Since a skin cancer scare a few years ago, I now always wear long sleeve tops. A few years ago I bought some long sleeve merino t shirts from Aldi and have found them surprisingly good in hot weather. The fabric is very thin and rather stretchy, so a loose weave.
 

trecile

Camino Addict
Past OR future Camino
Francés (2016 & 2017), Norte (2018), Francés-Salvador-Norte (2019), Portuguese (2019)
Since a skin cancer scare a few years ago, I now always wear long sleeve tops. A few years ago I bought some long sleeve merino t shirts from Aldi and have found them surprisingly good in hot weather. The fabric is very thin and rather stretchy, so a loose weave.
I would rather wear a light merino wool long sleeve top than synthetic, because although I get sweaty, I know that the merino won't get stinky so fast.
 
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Moorwalker

Active Member
Past OR future Camino
The Saint's Way, Cornwall
I would rather wear a light merino wool long sleeve top than synthetic, because although I get sweaty, I know that the merino won't get stinky so fast.
I find merino far too hot. It might not get stinky but I absolutely boil in warm conditions.
 

evanscl

Active Member
Past OR future Camino
Oct 2016
I used a rohan merino fusion (merino/polyester) hoodie top, its very lightweight and the hood goes over my hat to give me lots of shade all round. I havent found anything better than merino and believe me i have looked. Also currently using a Rohan linen / polyester mix shirt which is good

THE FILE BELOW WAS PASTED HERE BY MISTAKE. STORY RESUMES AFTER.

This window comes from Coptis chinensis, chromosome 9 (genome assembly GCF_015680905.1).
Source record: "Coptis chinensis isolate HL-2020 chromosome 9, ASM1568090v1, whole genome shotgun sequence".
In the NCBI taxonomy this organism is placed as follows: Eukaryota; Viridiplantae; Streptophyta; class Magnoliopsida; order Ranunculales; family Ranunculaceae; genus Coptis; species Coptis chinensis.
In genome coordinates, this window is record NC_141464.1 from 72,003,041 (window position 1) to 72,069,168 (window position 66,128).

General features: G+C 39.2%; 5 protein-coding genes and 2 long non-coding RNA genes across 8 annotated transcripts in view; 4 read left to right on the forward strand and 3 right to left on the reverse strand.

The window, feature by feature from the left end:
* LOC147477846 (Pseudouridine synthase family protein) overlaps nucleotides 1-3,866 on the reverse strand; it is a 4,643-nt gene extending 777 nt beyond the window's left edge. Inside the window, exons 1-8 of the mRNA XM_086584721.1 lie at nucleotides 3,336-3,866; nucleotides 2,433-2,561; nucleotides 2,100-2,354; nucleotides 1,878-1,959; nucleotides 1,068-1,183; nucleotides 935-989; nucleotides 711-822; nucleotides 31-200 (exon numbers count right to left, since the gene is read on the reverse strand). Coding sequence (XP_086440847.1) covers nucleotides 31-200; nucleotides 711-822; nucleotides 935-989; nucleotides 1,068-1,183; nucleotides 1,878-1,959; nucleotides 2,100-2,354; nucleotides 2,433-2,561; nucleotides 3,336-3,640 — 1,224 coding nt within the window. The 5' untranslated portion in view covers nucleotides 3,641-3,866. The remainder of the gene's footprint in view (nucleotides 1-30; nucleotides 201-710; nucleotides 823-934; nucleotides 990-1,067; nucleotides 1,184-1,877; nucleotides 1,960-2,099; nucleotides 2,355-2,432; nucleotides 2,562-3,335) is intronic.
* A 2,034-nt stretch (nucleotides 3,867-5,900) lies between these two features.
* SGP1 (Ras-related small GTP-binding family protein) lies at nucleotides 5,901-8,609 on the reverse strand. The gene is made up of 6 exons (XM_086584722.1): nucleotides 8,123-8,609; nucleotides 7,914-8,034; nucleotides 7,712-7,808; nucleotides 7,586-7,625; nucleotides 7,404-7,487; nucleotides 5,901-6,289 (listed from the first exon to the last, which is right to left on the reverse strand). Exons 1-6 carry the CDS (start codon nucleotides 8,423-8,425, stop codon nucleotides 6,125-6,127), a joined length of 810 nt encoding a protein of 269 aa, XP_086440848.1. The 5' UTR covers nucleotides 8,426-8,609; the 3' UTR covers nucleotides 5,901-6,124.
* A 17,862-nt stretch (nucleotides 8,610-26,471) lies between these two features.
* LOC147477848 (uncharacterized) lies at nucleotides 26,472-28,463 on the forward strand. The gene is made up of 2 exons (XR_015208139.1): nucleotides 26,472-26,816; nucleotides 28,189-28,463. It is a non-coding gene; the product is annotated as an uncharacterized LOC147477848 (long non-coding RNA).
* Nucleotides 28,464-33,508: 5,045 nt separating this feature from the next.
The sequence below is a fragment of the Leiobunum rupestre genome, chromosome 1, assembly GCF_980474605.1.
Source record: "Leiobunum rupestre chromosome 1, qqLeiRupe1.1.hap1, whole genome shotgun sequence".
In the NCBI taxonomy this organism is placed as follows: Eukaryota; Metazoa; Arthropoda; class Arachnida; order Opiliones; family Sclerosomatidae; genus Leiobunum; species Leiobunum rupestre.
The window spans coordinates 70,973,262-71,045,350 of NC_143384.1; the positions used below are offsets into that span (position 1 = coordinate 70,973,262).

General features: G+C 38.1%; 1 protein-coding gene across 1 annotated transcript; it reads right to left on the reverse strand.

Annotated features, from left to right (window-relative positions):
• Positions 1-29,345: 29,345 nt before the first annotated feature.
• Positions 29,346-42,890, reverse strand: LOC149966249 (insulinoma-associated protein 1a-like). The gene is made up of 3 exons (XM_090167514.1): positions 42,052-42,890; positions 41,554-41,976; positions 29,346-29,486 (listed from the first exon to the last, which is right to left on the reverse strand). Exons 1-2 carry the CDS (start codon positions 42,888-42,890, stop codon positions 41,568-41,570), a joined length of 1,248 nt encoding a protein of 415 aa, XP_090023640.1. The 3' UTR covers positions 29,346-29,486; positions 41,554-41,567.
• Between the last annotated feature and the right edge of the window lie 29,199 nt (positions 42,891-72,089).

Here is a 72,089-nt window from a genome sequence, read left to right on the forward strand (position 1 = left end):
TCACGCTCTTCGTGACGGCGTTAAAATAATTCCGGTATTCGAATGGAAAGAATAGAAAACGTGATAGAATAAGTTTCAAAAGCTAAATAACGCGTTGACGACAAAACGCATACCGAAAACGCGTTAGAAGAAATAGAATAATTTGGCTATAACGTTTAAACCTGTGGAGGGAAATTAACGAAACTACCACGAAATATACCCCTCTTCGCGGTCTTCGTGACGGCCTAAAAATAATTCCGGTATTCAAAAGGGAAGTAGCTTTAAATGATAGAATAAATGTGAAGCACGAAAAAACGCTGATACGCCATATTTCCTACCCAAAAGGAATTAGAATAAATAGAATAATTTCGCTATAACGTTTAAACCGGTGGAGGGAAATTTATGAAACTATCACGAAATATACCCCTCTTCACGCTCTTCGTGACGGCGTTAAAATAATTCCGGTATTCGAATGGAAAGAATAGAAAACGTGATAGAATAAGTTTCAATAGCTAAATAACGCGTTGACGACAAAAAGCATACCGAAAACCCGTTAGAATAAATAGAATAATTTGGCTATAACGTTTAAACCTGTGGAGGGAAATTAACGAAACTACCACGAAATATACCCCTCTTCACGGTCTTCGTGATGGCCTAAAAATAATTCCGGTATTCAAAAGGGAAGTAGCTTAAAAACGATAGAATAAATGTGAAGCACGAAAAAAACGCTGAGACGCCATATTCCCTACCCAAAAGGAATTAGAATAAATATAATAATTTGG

Moorwalker

Active Member
Past OR future Camino
The Saint's Way, Cornwall
Hello everyone - I've recently been made aware of some new fabrics that actually keep you cool. I'm planning to walk in the summer and easily get heat stroke (no judgement please - I really do love the summer). I'm not talking about fabrics that just wick away sweat and moisture - fabric that keeps you cool. I'm thinking of T-shirts/long sleeve T-shirts. Has anyone got any recommendations or suggested brands to consider? I hate buying new 'stuff,' but if this can keep me cool when the temps soar above 30C, then I'm all in. :cool:
I'm currently wearing several different makes of garments described as sun hoodies because I recently completed radiotherapy for cancer and it leaves you sensitive to UV for some time afterwards. Sun hoodies have become popular amongst US long distance trail walkers especially for desert sections.

The coolest I have is made by Outdoor Research but it doesn't give a lot of UV protection. My favourite is the Patagonia Tropic Comfort. Amazon sell much cheaper ones which are not bad but they are noticeably warmer to wear.

I dislike merino wool garments generally, I find them itchy and far too hot. Some people swear by it of course, it's like anything else, very individual and the only way to find out is to try it.
 
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Stewart K.

New Member
Past OR future Camino
APril 2016
For hot weather, I like synthetic shirts that have multiple vents. Kuhl makes some good ones. In super hot weather, I wrap a damp bandana around my neck, which usually does the trick.
 
Past OR future Camino
2018
My personal feeling is that cotton when really wet traps evaporating sweat. In cold weather wet cotton sucks away heat. In the mountains we say “cotton kills”.

My preference for a tech brand is LuLulemon and for non tech I use linen shirts. Linen fibers are more suited to hot weather.
See biased citation here https://temperaturemaster.com/does-linen-keep-you-cooler-than-cotton/